Rocker continues, "I definitely see people doing more mobile recording than before. "People are using the Mbox for ADR recording, and as a sort of expansion chassis for their HD and TDM systems. That's how they recorded a lot of the ADR for Lord Of The Rings: The Two Towers. For ADR and film work in general, timecode is absolutely essential. Not having that was a serious limitation of Pro Tools LE before, but the DV Toolkit for Pro Tools 6 could now have a big impact for those applications. It's certainly easier to transport a Digi 002 or an Mbox than to haul a rack around with an expansion chassis, interface, and preamps."


Pro Technique 1 —
Creating three-beep cues for ADR sessions, the easy way

Compared to music or voiceover recording, ADR recording adds a layer of complexity: Besides requiring professional-level talent, good equipment, and a nimble engineer, re-recording dialogue involves the technical challenges of lip sync between sound and picture.

To help keep actors in sync with their original dialogue, a cueing method called "beeps" or "three-beeps" is usually employed. There are several hardware and software solutions available for cueing beeps within Pro Tools, but Matt suggests that the simplest path with Pro Tools LE is to create a three-beep file that can be played back on a dedicated beep track.

"To create a three-beep," Rocker explains, "use a signal generator to create two 500 kHz sine tones and a 1 kHz sine tone that are each 50 to 100 milliseconds long. Next, use Pro Tools in Grid mode to place these tones one second apart, then use the 'Duplicate' function in AudioSuite to consolidate the three-second region, starting on the first beep. The region should be placed directly before the line the actor is being cued for, so that the imaginary 'fourth beat' one second later is their cue and their entrance to the line."

Where in the Pro Tools ADR session do you place a three-beep?

"I've found the best way to set accurate beeps is to place your cursor insertion point at the beginning of the waveform for the line you are replacing," says Rocker. "Paste the beeps into the beep track, and then move the tail of the beep file so it's aligned with that location. You do this by pressing 'k' in Command Focus mode to 'Snap End To Play.' Don't forget to check that your edit and timeline selections are linked."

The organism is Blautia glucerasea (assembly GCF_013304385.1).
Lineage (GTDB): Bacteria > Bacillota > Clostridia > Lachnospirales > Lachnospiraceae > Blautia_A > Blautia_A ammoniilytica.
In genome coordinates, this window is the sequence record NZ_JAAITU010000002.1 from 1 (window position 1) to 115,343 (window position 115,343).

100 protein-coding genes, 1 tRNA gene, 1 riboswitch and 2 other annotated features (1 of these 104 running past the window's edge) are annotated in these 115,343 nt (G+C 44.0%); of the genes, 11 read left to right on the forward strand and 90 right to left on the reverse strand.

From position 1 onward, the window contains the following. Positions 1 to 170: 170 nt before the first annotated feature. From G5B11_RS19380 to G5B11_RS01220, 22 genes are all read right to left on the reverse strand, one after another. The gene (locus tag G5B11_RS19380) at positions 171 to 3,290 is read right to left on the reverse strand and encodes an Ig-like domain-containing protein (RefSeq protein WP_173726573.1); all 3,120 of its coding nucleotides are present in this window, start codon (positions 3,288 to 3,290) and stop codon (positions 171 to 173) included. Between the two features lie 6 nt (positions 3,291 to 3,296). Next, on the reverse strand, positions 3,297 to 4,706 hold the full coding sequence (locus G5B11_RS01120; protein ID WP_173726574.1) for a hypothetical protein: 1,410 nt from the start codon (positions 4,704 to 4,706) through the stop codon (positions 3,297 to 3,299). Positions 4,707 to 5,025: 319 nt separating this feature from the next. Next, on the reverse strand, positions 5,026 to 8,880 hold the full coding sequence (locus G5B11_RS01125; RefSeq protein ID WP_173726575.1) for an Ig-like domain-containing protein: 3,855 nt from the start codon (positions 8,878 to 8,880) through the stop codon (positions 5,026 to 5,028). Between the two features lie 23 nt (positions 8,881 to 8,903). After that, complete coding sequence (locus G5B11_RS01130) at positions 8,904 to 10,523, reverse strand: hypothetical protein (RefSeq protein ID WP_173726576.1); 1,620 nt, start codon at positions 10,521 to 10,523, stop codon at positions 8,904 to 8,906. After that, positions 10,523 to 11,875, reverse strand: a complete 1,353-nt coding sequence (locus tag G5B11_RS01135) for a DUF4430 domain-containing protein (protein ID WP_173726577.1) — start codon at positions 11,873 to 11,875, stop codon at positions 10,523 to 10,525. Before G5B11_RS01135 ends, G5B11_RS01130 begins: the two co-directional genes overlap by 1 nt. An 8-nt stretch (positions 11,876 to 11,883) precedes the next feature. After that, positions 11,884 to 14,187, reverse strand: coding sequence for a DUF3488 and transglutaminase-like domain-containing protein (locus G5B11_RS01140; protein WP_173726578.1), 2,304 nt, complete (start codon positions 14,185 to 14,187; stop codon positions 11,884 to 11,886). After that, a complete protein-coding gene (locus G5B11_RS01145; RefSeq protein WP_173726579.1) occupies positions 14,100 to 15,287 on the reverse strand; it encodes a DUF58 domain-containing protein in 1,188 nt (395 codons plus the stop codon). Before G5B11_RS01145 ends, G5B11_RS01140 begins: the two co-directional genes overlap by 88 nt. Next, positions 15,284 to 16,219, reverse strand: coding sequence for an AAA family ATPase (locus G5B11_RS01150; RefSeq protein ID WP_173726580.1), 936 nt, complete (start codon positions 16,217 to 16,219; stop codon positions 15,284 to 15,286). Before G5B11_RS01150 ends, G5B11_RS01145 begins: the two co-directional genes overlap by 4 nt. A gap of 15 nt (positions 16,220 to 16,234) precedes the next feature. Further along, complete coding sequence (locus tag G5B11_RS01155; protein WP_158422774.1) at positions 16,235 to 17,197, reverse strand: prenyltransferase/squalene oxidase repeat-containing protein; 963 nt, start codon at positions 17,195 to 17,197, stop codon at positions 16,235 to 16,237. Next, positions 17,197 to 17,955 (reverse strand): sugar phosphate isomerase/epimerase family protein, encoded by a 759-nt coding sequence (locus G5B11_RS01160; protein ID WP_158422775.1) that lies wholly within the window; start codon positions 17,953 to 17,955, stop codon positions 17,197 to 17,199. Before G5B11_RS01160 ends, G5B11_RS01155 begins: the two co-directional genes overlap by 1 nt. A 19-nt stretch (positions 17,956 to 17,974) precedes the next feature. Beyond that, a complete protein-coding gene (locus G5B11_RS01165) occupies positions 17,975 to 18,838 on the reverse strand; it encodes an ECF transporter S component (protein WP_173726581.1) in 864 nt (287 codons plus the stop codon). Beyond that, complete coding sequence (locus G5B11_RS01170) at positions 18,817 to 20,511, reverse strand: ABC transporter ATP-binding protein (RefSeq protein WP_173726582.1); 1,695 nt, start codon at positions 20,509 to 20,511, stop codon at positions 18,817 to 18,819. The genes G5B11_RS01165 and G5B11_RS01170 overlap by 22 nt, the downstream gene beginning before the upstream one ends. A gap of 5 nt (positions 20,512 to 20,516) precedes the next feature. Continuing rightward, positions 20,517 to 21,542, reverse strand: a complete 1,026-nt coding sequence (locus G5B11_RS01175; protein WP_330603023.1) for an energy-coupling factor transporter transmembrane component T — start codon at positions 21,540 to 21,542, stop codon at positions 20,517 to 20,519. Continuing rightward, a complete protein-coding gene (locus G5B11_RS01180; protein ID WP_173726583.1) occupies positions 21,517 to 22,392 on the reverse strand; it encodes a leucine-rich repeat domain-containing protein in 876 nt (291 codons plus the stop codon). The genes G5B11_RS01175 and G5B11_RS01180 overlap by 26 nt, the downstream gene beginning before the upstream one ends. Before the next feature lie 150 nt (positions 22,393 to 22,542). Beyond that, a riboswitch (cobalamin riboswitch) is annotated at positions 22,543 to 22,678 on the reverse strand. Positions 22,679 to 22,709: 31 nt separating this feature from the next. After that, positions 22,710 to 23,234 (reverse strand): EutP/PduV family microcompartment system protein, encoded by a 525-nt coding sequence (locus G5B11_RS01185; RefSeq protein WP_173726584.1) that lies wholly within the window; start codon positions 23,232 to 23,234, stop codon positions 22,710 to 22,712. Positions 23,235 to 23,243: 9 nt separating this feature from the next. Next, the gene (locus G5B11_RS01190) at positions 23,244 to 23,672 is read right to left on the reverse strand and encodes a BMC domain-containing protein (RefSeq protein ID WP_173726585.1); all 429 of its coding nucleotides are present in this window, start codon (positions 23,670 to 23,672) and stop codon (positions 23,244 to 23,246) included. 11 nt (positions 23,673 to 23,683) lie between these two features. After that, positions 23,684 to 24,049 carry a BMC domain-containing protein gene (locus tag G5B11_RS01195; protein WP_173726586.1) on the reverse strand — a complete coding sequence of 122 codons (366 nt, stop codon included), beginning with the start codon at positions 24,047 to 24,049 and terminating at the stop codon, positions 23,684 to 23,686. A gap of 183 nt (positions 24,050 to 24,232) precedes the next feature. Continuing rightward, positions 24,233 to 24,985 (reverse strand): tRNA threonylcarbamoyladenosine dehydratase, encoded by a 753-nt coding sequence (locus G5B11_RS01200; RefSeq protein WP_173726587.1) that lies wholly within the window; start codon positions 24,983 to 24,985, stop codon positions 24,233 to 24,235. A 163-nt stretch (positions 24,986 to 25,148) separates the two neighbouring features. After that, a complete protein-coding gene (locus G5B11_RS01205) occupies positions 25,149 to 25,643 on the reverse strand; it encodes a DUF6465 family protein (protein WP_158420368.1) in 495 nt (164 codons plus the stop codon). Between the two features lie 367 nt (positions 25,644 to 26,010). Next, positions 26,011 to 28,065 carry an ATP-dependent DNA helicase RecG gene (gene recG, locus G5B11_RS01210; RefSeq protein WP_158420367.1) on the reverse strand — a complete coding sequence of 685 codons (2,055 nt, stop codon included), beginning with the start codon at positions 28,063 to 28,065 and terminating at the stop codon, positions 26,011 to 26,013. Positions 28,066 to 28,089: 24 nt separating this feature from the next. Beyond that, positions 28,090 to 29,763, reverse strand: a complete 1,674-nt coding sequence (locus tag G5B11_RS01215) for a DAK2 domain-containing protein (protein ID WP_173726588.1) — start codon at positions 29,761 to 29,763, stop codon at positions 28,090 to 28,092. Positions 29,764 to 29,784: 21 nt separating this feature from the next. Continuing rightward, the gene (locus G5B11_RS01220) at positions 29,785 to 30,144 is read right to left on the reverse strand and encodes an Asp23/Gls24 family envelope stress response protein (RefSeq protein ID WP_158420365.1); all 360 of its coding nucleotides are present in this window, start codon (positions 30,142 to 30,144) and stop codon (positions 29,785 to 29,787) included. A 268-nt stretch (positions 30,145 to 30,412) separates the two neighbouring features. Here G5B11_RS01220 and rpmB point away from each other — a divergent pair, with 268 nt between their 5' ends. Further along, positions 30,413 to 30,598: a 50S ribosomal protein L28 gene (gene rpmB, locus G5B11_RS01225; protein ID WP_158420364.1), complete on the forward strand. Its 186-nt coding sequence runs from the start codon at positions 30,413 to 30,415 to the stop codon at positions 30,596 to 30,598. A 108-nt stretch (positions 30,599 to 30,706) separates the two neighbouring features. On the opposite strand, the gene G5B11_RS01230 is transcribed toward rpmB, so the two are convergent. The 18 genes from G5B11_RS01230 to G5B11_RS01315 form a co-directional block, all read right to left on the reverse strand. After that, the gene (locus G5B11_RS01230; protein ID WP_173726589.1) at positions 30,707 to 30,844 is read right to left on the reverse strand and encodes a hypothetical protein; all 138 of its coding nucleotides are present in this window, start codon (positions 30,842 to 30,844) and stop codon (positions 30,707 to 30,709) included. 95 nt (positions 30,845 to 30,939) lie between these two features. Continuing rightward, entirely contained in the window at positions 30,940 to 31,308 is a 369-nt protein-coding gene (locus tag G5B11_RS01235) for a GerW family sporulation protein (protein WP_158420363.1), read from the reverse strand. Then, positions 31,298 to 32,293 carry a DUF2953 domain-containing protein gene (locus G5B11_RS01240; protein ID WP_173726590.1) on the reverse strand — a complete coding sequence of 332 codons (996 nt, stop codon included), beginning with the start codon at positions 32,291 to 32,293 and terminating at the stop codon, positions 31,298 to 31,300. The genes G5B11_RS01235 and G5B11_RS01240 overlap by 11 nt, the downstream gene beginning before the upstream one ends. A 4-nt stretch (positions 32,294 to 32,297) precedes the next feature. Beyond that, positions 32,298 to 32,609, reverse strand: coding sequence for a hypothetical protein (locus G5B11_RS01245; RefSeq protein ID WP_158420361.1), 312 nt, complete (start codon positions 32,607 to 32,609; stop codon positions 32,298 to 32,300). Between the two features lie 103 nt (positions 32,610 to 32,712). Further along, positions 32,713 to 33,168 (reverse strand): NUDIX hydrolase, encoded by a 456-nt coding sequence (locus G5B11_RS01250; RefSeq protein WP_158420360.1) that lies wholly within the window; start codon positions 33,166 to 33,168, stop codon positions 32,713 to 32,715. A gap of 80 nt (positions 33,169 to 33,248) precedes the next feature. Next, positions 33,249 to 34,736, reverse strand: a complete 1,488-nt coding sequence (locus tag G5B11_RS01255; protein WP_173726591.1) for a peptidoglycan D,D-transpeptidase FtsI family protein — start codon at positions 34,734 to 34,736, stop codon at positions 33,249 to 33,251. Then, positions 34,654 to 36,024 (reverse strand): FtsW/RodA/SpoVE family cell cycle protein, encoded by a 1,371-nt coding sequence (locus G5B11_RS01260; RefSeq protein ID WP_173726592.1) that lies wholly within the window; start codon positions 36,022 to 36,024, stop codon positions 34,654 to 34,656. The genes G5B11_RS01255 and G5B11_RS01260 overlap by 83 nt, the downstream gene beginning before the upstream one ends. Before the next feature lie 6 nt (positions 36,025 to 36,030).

Pro Technique 2 —
Looping and organizing ADR recording sessions

Actors working in ADR sessions generally prefer to take several passes at a given line consecutively, and Matt says the best way to accommodate this is to set up a loop recording that includes the three-beep in each pass.

"It's usually a good idea to give a generous amount of pre- and post-roll and pre- and post-record time in your Preferences, to allow the actor to deviate and take breaths," he explains. "When loop recording, each subsequent pass will have the same region name, with an amended take number for each pass. It can also save a lot of editing time if the director or an assistant takes notes about which takes they like best on the script or ADR sheet as we go along."

On projects like Senses of Place, where there's limited time to finish the ADR sessions, Rocker will just leave all the takes on one Pro Tools track. He knows that later he can scroll through his choices using the Takes list pop-up menu.

"Just Control + click on the looped region with the Pro Tools I-beam tool," Rocker concludes. "That's when taking notes for the director's choices becomes critical. If the session is more leisurely, I may set up a number of blank tracks below the record track, and pull down each candidate take as we go. I arrange them in order from best to worst, going from the top track to the bottom. Also, be sure to record each new character voice on a new track."